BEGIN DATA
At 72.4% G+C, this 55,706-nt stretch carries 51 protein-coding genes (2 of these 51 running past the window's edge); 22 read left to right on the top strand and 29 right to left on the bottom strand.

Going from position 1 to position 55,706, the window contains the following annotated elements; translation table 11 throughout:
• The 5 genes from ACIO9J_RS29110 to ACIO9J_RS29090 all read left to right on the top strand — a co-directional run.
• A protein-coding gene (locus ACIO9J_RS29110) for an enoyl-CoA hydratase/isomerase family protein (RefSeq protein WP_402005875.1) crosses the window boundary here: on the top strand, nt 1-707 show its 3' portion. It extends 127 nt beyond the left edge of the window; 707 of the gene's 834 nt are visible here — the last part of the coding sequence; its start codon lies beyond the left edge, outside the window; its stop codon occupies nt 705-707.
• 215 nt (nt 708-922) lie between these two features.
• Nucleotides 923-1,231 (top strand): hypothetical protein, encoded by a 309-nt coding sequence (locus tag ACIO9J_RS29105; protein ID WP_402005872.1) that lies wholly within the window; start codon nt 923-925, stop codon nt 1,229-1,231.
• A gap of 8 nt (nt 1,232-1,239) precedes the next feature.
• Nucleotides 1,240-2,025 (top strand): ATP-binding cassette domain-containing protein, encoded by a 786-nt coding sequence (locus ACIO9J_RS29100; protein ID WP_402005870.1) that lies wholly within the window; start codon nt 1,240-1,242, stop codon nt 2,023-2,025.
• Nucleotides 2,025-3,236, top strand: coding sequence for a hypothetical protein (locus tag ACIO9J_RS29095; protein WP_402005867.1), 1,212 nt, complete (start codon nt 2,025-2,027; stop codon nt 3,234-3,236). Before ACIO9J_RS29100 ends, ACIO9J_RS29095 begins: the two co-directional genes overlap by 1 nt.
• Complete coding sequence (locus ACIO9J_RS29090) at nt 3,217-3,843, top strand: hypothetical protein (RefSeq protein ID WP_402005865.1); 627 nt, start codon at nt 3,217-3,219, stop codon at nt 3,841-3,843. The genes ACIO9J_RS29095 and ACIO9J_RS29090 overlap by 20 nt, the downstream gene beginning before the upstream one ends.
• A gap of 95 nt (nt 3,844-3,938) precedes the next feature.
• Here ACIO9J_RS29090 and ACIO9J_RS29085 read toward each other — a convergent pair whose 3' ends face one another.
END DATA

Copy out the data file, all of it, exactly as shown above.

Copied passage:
At 72.4% G+C, this 55,706-nt stretch carries 51 protein-coding genes (2 of these 51 running past the window's edge); 22 read left to right on the top strand and 29 right to left on the bottom strand.

Going from position 1 to position 55,706, the window contains the following annotated elements; translation table 11 throughout:
• The 5 genes from ACIO9J_RS29110 to ACIO9J_RS29090 all read left to right on the top strand — a co-directional run.
• A protein-coding gene (locus ACIO9J_RS29110) for an enoyl-CoA hydratase/isomerase family protein (RefSeq protein WP_402005875.1) crosses the window boundary here: on the top strand, nt 1-707 show its 3' portion. It extends 127 nt beyond the left edge of the window; 707 of the gene's 834 nt are visible here — the last part of the coding sequence; its start codon lies beyond the left edge, outside the window; its stop codon occupies nt 705-707.
• 215 nt (nt 708-922) lie between these two features.
• Nucleotides 923-1,231 (top strand): hypothetical protein, encoded by a 309-nt coding sequence (locus tag ACIO9J_RS29105; protein ID WP_402005872.1) that lies wholly within the window; start codon nt 923-925, stop codon nt 1,229-1,231.
• A gap of 8 nt (nt 1,232-1,239) precedes the next feature.
• Nucleotides 1,240-2,025 (top strand): ATP-binding cassette domain-containing protein, encoded by a 786-nt coding sequence (locus ACIO9J_RS29100; protein ID WP_402005870.1) that lies wholly within the window; start codon nt 1,240-1,242, stop codon nt 2,023-2,025.
• Nucleotides 2,025-3,236, top strand: coding sequence for a hypothetical protein (locus tag ACIO9J_RS29095; protein WP_402005867.1), 1,212 nt, complete (start codon nt 2,025-2,027; stop codon nt 3,234-3,236). Before ACIO9J_RS29100 ends, ACIO9J_RS29095 begins: the two co-directional genes overlap by 1 nt.
• Complete coding sequence (locus ACIO9J_RS29090) at nt 3,217-3,843, top strand: hypothetical protein (RefSeq protein ID WP_402005865.1); 627 nt, start codon at nt 3,217-3,219, stop codon at nt 3,841-3,843. The genes ACIO9J_RS29095 and ACIO9J_RS29090 overlap by 20 nt, the downstream gene beginning before the upstream one ends.
• A gap of 95 nt (nt 3,844-3,938) precedes the next feature.
• Here ACIO9J_RS29090 and ACIO9J_RS29085 read toward each other — a convergent pair whose 3' ends face one another.